“Biggs and Tang’s Constructive Alignment: Create assessments that adapt to students’ progress and align with the ILOs.
    GenAI Facilitation: Develop adaptive scenario-based assessments where AI adjusts the scenarios and questions based on students’ responses. AI ensures that each student’s assessment experience is tailored to their alignment with the ILOs”.
  • Google Bard: “A business teacher might use a GenAI tool to generate a realistic simulation of a job interview. This could be used to assess students’ communication and interview skills”.
  • Microsoft New Bing: “Creating Rubrics: For a course on public speaking with a learning outcome of “Students should be able to deliver a persuasive speech”, a GenAI tool could create a rubric that assesses various aspects of public speaking, such as clarity of speech, strength of argument, and audience engagement”.
  • Anthropic Claude: History class.
    • “Students participate in a roleplay simulation acting as historic figures (performance-based).
    • An AI assesses their ability to accurately portray the figures based on provided profiles (competency-based).
    • Students self-reflect on their decisions and strategies in character (formative self-assessment). The AI reviews reflections and provides feedback”.
In this case, all of the GenAI tools provided refined responses that were helpful to answer this challenging question.

4.3. The Use of GenAI Tools in Learning Activities for Authentic Assessment

Responses to the question regarding alternatives to integrate GenAI tools (what different alternatives can be identified to integrate GenAI tools into the learning activities associated with each of the four stages of Kolb’s experiential learning cycle, all while aligning with the principles of authentic assessment proposed by Biggs and Tang?) involve themes concerning integrating GenAI tools into each experiential learning stage with specific AI-enhanced activities that promote concrete experiences, reflection, conceptualization, and practical learning. According to ChatGPT 3.5, integrating GenAI tools can enhance experiential learning while adhering to the principles of authentic assessment, namely, alignment with real-world contexts, reflection and critical thinking, practical application, and personalization and feedback. A summary is presented in Table 5 concerning the integration of GenAI tools into AI-enhanced learning activities at each stage of the experiential learning cycle.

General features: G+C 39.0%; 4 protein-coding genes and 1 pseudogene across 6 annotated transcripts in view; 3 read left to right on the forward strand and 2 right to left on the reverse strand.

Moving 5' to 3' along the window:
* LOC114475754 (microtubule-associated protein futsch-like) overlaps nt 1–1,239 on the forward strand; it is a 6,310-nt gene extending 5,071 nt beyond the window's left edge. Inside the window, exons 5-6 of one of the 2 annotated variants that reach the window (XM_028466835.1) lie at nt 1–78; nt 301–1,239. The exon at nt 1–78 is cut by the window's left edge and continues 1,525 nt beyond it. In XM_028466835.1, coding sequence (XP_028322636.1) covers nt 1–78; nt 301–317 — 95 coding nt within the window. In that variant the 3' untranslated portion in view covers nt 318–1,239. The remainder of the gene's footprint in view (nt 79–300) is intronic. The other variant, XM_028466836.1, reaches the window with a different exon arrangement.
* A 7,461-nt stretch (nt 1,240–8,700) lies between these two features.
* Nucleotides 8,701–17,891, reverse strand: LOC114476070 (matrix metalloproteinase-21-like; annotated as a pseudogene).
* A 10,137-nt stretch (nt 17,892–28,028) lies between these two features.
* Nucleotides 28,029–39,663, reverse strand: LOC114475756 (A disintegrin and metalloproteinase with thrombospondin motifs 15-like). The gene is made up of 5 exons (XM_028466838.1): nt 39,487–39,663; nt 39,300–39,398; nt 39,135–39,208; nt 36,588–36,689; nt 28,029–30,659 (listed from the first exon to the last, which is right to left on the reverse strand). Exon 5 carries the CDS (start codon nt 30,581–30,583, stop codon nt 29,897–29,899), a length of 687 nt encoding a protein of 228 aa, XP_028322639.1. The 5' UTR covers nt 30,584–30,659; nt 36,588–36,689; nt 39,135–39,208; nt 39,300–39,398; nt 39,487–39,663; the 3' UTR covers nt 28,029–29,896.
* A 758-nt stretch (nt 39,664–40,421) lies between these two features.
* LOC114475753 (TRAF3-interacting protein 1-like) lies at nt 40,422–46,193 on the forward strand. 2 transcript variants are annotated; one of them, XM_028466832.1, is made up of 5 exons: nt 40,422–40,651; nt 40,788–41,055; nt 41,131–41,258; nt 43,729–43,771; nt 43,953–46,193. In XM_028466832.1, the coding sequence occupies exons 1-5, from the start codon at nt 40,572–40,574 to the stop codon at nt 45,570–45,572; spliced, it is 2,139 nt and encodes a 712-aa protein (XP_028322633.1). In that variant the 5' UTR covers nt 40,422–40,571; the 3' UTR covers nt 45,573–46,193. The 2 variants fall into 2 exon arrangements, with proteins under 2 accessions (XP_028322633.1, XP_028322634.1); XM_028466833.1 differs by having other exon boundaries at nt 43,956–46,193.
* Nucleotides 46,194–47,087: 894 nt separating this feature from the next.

Two integrated examples, provided by GenAI tools, are presented below to guide their implementation:
  • ChatGPT 3.5:
    Concrete experience (CE): “AI-Enhanced Virtual Reality (VR) Experiences: Create immersive VR experiences using GenAI tools that allow students to explore historically significant places, scientific simulations, or cultural events. Students can interact with the VR environment to gain concrete experiences”.
    Reflective observation (RO): “AI-Powered Reflective Journaling: Implement AI-powered journaling platforms that help students reflect on their experiences. AI can provide prompts based on their concrete experiences, guiding them to deeper reflection”.
    Abstract conceptualization (AC): “AI-Driven Concept Mapping: Employ AI-driven concept mapping tools that assist students in organizing and synthesizing their abstract conceptualizations. These maps can help students clarify their understanding and connect concepts, aligning with authentic assessment by demonstrating knowledge construction”.
    Active experimentation (AE): “AI-Adaptive Decision-Making Simulations: Create decision-making simulations using AI that challenge students to actively experiment with various strategies. The AI can adjust the scenarios based on students’ decisions, providing a dynamic and aligned learning experience”.
  • Anthropic Claude: Business course—negotiation skills:
    • Students roleplay a business negotiation against an AI bot playing the negotiation partner (concrete experience).
    • The AI assesses the negotiation strategy and adapts its responses to drive reflection (reflective observation).
    • Students write a report applying negotiation theory to analyze the experience (abstract conceptualization).
    • The AI reviews the report based on the rubric criteria tied to the learning outcomes (authentic assessment).
The previous two examples from ChatGPT 3.5 and Anthropic Claude show the ability of GenAI tools to provide functional answers to complex questions concerning T&L challenges.

5. Discussion

To answer the research questions, a discussion in this section delves into an exploration of experiential learning, authentic assessment, and constructive alignment; the interplay of GenAI tools with experiential learning for authentic assessment; and alternatives for integrating these tools in teaching and learning practice. Additionally, limitations and future work are examined to delimit the contributions of this work.

5.1. Conceptual Clarification of Experiential Learning, Authentic Assessment, and Constructive Alignment as Explained by GenAI Tools